“What a man believes upon grossly insufficient evidence is an index into his desires – desires of which he himself is often unconscious. If a man is offered a fact which goes against his instincts, he will scrutinise it closely, and unless the evidence is overwhelming, he will refuse to believe it. If, on the other hand, he is offered something which affords a reason for acting in accordance to his instincts, he will accept it even on the slightest evidence. The origin of myths is explained in this way.” – Bertrand Russell
Recent research provides more support for the view that much of our decision making is unconscious. In an experiment described in Unconscious buying at Neuromarketing blog, researchers showed fMRI brain activity relating to purchase decisions (which were predictable) even when volunteers were not paying attention to the relevant products. So whether or not they were consciously focusing on the products, brain activity could be used equally reliably to predict purchase decisions.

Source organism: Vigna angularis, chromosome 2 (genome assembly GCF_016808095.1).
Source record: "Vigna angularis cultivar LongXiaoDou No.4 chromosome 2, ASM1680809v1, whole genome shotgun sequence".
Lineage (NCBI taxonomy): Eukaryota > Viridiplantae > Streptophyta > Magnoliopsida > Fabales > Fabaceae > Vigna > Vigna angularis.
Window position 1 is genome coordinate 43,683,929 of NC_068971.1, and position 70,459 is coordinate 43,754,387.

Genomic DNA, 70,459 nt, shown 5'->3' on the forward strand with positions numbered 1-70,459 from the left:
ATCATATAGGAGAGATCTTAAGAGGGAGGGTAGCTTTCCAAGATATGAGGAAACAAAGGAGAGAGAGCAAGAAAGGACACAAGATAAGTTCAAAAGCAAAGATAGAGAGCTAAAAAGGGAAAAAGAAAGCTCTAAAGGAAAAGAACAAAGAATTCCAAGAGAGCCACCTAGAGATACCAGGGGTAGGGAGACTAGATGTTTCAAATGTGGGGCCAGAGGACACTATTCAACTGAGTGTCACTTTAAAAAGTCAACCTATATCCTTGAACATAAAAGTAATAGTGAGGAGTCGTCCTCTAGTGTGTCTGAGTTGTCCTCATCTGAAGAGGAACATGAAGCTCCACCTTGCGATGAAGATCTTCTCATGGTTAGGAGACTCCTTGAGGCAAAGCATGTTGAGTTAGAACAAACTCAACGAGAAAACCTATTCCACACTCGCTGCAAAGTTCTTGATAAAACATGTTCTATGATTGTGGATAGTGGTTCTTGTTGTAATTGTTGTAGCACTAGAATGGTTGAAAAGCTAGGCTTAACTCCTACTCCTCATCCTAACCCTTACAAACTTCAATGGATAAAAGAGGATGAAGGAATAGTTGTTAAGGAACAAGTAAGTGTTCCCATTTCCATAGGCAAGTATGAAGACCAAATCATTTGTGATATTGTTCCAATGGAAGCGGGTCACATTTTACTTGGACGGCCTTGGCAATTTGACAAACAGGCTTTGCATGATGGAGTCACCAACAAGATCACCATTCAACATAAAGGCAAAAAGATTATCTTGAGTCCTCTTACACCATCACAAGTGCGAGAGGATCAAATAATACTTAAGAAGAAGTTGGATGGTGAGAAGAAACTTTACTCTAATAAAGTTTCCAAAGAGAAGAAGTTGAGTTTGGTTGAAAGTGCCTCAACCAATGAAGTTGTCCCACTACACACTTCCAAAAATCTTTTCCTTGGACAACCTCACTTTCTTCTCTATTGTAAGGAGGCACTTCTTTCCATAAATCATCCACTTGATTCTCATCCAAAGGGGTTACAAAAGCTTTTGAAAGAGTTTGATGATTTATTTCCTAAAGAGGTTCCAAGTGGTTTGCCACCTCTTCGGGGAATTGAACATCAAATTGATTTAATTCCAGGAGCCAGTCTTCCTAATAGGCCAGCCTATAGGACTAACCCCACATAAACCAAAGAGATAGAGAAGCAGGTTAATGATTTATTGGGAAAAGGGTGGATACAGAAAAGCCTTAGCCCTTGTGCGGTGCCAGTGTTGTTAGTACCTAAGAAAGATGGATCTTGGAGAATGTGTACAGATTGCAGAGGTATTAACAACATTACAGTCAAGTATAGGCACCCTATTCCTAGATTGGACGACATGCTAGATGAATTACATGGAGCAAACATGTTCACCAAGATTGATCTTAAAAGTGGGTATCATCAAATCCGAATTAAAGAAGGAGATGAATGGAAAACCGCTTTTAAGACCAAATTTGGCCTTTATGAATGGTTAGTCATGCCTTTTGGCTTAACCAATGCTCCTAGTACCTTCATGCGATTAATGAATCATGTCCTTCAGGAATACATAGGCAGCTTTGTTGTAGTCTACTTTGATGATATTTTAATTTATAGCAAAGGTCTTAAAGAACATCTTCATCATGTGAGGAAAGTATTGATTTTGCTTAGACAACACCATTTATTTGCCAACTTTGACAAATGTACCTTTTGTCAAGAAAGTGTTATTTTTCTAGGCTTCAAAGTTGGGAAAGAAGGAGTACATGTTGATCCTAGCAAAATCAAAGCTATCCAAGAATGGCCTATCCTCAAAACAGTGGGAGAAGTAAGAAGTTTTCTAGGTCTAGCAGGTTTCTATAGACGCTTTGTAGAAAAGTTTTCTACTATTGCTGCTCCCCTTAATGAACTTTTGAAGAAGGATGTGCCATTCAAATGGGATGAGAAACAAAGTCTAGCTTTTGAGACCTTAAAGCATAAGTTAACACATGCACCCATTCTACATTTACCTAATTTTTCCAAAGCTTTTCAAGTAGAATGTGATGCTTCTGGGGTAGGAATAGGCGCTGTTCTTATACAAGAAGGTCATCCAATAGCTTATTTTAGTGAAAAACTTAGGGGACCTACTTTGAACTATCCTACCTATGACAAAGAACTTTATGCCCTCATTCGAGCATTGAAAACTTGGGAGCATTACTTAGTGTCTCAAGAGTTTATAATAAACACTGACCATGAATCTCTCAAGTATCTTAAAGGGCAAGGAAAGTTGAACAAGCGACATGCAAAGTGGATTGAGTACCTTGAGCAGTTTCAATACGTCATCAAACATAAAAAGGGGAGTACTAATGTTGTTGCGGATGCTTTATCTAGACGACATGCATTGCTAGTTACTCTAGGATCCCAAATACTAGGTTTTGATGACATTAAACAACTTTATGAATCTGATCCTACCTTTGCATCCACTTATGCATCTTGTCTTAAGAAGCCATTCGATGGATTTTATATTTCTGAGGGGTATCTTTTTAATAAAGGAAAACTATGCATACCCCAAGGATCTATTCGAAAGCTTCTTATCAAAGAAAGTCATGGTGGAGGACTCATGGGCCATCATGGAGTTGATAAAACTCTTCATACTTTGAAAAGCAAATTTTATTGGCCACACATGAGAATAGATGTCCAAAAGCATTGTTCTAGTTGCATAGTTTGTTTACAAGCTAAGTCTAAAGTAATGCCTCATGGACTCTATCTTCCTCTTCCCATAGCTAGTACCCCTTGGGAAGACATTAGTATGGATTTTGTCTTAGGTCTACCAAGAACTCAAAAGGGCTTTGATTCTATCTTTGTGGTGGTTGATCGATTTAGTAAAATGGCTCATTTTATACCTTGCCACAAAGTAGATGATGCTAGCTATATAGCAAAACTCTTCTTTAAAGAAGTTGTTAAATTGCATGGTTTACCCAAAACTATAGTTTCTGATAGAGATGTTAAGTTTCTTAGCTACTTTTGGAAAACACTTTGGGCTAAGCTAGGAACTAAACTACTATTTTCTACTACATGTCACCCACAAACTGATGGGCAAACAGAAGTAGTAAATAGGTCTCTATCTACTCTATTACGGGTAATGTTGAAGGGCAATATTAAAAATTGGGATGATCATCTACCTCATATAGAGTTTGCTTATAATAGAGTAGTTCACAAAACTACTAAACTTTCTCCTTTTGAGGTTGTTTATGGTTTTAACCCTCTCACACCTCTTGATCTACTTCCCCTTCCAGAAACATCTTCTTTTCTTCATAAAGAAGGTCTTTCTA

We are often (and perhaps almost always) unconscious of our decision making processes which our brain keeps hidden from conscious view for simplicity and efficiency. How reliable then are our conscious excuses for our unconscious decisions?